Winning design announced for South Korea’s first net-zero government building

Winning design announced for South Korea’s first net-zero government building

24 MAY 2024 – In line with global efforts to combat climate change, the Net Zero National Meteorological Center in Daejeon, South Korea is set to be the country’s first government building to target net zero status. Following a design competition, the winner has been announced to be London-based PLP Architecture in collaboration with PLP Labs, POSCO A&C and A10.

The Net Zero National Meteorological Center will serve as both a weather forecasting hub and a beacon for sustainable and innovative design in South Korea. The Center’s core design features a ‘box in a box’ concept to enhance thermal efficiency and accommodate various functions and spaces. This approach will create a controlled microclimate to nurture a year-round garden landscape, embodying a biophilic design.

There will be a ‘third space’ created between the structural volumes, which will serve as a dynamic and flexible space for public engagement activities such as exhibitions, collaborative workspaces, public talks and educational programmes. It will play a vital role in the Center’s mission to educate the public about climate issues and highlights its critical role in the country.

The design integrates well-established techniques that have been used in Korean architecture for over a millennium into its design. The building’s carbon footprint is targeted to be reduced through the use of cross-laminated timber and recycled low-carbon steel in its structure. These materials contribute to its overall net-zero target by lowering both operational and embodied carbon.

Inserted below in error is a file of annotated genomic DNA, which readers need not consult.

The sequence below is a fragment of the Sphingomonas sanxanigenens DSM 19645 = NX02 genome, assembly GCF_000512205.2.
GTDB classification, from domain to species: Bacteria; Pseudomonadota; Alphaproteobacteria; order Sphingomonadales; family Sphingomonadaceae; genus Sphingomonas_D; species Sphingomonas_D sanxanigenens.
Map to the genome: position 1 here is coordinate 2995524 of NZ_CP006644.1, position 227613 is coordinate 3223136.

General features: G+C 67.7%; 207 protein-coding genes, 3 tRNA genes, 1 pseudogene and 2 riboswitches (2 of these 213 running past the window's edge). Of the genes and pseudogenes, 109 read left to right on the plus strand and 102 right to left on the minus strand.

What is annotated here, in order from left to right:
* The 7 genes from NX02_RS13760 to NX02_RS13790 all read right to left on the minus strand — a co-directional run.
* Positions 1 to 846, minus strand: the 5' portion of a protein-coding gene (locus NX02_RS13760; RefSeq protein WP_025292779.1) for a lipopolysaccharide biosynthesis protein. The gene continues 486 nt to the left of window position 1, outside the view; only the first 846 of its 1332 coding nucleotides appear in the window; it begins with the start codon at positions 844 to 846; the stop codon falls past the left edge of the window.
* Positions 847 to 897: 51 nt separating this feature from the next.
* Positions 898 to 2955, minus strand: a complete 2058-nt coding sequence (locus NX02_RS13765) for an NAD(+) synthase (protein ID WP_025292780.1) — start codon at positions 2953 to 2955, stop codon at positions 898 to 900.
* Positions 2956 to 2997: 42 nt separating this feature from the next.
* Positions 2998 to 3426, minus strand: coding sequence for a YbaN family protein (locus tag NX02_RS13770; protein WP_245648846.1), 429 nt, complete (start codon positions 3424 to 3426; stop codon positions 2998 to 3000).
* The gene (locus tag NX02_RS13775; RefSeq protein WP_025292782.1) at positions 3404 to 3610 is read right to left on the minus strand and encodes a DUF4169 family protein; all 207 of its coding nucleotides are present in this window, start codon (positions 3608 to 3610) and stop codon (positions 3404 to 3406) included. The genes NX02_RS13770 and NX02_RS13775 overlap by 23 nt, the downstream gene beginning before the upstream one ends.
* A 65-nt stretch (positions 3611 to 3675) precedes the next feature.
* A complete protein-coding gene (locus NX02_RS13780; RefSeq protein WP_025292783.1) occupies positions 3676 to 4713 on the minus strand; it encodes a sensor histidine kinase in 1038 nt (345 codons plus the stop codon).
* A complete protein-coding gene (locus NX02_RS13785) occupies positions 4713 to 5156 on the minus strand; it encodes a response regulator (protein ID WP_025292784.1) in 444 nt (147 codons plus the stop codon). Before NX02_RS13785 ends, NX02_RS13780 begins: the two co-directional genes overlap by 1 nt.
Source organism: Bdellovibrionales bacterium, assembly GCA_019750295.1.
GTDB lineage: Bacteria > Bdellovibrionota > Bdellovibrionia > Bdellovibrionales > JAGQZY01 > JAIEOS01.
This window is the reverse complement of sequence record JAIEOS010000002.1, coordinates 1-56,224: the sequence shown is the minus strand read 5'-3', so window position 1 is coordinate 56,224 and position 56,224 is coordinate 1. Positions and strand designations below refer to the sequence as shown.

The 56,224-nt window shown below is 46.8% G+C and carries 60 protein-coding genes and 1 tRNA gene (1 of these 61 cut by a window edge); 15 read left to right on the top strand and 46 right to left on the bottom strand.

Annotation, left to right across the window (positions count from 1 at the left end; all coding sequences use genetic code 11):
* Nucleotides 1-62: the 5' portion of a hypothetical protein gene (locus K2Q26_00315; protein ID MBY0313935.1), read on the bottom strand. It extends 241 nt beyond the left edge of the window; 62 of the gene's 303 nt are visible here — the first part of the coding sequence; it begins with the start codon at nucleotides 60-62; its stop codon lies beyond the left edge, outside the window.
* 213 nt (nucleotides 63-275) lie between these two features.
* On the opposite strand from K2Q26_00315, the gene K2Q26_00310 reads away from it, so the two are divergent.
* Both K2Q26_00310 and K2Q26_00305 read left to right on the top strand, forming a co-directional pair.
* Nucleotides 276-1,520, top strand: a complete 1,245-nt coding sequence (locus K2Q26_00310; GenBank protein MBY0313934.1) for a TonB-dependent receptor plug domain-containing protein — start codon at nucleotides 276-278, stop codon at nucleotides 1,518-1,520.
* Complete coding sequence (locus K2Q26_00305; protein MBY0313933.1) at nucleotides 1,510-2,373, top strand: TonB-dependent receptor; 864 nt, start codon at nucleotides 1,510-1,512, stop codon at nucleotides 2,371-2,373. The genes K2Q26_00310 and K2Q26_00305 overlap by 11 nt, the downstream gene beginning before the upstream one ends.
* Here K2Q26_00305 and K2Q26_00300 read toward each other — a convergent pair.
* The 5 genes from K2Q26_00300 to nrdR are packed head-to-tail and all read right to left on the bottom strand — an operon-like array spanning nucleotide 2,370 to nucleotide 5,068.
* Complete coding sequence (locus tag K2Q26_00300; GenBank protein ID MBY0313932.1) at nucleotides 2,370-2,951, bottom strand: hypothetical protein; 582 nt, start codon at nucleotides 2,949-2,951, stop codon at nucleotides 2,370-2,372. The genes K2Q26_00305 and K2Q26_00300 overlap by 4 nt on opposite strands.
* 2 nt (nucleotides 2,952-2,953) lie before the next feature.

The workspace design prioritises flexibility and interaction, essential for the collaborative nature of weather forecasting. At the heart of the Center’s design is a large control centre housing advanced monitoring systems and personnel. This encourages the collaboration and coordination necessary for round-the-clock meteorological operations.

By achieving net-zero emissions and integrating features to educate the public, the building hopes to set a new standard for future government buildings. Lee Polisano, President of PLP Architecture, said: “Our project aims to surpass net-zero operations by significantly reducing embodied carbon in both construction and long-term maintenance. Climate change poses immense challenges for architects and designers, mirroring the crucial work of South Korea’s National Meteorological Center. We are honoured to have been selected to join them on this journey.”

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Retrofitted SDE1 & 3 at National University of Singapore (NUS)